Apr 29, 2015

    G-3 boost and China drag to influence S'pore's growth, says MAS

    THE growth of Singapore's economy will be supported by a firmer recovery in the Group of Three (G-3) countries but offset by China's slowdown, said the Monetary Authority of Singapore (MAS) yesterday.

    "A firmer recovery in the G-3 will provide a broad-based boost to the external-oriented sectors of the Singapore economy," said MAS in this month's macroeconomic review.

    G-3 comprises the United States, Japan and the euro zone.

    The G-3 is forecast to grow 1.9 per cent this year, up from 1.3 per cent last year. The US is expected to grow 2.9 per cent, Japan 1 per cent and euro zone 1.5 per cent. Last year, the US grew 2.4 per cent, Japan had zero growth and the euro zone grew 0.9 per cent.

    "However, the extent of the uplift will be capped by developments in specific markets and industries," it said.

    Uncertainties include a slowdown in China, corporate realignments in the information technology industry and continued weakness in the oil-related transport engineering sectors due to a downshift in oil and gas exploration.

    China is slated to grow 6.9 per cent this year, down from 7.4 per cent last year.

    Domestic-oriented industries will be supported by firm demand and a temporary reprieve from the deferment in foreign worker levy hikes.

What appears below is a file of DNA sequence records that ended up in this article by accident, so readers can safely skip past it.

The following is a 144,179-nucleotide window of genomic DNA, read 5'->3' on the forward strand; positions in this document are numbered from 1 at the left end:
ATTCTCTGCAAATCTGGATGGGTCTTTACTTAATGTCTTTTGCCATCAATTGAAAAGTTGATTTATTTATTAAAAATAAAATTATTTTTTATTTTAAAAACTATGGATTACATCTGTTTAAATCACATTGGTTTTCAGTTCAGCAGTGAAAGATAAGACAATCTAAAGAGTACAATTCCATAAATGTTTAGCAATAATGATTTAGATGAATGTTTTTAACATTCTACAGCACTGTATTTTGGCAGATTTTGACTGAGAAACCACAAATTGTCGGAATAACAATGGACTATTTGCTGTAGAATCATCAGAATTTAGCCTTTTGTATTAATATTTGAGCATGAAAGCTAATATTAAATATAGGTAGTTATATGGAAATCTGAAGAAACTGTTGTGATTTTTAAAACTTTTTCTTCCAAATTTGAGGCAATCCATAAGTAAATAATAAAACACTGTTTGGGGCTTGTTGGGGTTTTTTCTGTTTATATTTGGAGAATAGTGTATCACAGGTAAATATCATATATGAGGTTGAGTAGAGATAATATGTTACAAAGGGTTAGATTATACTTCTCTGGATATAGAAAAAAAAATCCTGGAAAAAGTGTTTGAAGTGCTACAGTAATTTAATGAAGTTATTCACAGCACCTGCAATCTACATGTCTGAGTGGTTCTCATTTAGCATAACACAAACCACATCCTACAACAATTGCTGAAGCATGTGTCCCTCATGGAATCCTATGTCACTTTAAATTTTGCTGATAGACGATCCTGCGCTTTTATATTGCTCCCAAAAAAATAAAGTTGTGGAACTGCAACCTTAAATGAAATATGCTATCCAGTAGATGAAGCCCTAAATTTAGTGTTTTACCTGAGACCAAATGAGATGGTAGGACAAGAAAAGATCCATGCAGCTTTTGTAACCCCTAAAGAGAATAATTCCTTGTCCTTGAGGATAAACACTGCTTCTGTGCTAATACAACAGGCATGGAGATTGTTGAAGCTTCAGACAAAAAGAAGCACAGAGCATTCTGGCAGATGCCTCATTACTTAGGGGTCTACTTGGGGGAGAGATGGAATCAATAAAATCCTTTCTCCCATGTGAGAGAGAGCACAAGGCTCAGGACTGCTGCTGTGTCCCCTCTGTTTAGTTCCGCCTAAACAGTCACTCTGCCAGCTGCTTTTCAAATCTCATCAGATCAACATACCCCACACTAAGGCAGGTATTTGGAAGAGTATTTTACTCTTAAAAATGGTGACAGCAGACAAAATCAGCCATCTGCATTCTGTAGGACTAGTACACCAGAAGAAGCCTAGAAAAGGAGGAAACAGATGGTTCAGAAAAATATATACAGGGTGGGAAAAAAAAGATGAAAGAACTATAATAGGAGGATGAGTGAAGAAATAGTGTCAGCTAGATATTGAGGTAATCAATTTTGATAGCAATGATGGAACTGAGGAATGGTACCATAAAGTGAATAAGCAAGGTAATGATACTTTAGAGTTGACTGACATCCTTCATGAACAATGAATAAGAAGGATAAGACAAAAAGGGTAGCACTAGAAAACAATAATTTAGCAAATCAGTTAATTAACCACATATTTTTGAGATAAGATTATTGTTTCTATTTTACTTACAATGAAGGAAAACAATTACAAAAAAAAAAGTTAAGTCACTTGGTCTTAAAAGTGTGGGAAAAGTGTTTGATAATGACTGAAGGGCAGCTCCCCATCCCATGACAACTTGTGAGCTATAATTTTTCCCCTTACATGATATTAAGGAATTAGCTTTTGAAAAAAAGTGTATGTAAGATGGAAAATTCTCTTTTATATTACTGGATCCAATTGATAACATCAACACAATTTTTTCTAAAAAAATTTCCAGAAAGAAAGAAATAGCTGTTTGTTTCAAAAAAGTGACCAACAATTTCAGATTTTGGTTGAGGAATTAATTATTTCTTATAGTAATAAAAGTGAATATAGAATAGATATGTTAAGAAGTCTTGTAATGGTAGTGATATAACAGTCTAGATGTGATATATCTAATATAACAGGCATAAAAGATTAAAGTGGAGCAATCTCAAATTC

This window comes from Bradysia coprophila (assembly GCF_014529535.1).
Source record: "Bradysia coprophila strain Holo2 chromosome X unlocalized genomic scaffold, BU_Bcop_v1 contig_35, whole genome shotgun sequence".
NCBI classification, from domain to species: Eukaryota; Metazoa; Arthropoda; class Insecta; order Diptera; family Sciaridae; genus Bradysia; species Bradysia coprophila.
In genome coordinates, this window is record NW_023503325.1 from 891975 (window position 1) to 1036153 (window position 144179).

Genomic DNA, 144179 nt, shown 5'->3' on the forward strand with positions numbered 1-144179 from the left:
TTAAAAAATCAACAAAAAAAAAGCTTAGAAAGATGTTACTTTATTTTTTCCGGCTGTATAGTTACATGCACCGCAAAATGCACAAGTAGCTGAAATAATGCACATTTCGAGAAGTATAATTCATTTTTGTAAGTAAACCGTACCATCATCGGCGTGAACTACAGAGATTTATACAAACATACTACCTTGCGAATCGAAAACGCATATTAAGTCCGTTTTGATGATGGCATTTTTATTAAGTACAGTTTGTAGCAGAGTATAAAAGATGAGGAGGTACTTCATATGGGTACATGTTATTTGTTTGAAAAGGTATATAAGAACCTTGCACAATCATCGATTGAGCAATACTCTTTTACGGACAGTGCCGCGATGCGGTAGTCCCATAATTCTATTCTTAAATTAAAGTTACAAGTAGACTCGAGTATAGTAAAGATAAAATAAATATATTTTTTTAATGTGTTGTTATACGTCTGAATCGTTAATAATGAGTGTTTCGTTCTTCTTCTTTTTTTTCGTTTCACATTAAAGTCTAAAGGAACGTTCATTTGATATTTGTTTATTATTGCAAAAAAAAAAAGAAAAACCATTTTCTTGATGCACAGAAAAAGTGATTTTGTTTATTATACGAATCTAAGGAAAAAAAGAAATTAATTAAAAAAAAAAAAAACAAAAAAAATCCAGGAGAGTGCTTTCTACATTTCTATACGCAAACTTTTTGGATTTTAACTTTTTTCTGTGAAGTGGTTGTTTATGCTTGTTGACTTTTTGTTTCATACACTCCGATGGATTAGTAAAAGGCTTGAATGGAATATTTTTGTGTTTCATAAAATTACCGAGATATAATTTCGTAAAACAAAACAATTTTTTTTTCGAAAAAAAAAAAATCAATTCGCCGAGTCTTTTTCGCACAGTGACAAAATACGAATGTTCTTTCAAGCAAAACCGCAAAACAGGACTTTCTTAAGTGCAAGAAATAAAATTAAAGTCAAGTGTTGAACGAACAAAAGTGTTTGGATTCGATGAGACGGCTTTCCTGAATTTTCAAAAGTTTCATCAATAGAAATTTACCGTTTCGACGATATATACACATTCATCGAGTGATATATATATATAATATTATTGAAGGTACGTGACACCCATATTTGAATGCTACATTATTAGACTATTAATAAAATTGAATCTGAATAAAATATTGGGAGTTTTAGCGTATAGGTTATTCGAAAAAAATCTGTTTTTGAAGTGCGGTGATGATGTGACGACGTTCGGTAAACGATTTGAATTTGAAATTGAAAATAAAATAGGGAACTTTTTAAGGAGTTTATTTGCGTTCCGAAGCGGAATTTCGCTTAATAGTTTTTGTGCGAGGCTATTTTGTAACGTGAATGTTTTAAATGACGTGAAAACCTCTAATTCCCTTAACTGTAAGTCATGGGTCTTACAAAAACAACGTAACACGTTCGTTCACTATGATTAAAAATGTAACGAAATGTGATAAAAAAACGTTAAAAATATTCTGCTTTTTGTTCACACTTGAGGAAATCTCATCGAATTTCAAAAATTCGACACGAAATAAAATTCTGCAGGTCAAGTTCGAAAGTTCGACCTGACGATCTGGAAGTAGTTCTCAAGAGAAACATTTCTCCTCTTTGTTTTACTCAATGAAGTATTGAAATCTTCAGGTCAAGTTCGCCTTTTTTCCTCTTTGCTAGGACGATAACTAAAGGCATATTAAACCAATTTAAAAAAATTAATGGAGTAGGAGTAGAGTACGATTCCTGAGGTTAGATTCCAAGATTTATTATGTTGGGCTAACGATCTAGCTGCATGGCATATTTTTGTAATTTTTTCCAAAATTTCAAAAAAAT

"All in, the Singapore economy is on track to post moderate growth of 2-4 per cent this year," the central bank said.

    On inflation, MAS said it will ease further before rising towards the end of the year

    Domestic inflation has fallen in recent months, even recording negative prints in some months. Detailed data shows that this was not due to widespread price declines across the economy, MAS said.

    Rather, it reflected the plunge in global oil prices and an increase in medication subsidies, as well as softer housing rentals.

    Oil prices are expected to remain subdued in the near term amid global oil oversupply. This is expected to further dampen domestic inflation, while possibly also lowering firms' production costs.

    However, they are generally expected to recover gradually in the second half of the year, led by a slowdown in supply growth arising from the recent decline in oil investments, MAS said.

    Domestically, the labour market will stay tight in the coming months, and the extent to which businesses can pass costs on to consumers should remain moderate, given slow economic growth, the central bank said.

    For next year, MAS expects inflation to rise as global oil prices pick up and the effects of Budget 2015's measures dissipate.

    At the same time, the labour market will still be tight.

    "The risk remains that underlying domestic cost pressures in the economy could mount, leading to stronger cost pass-through to consumer prices, especially if economic conditions improve," the central bank said in its review.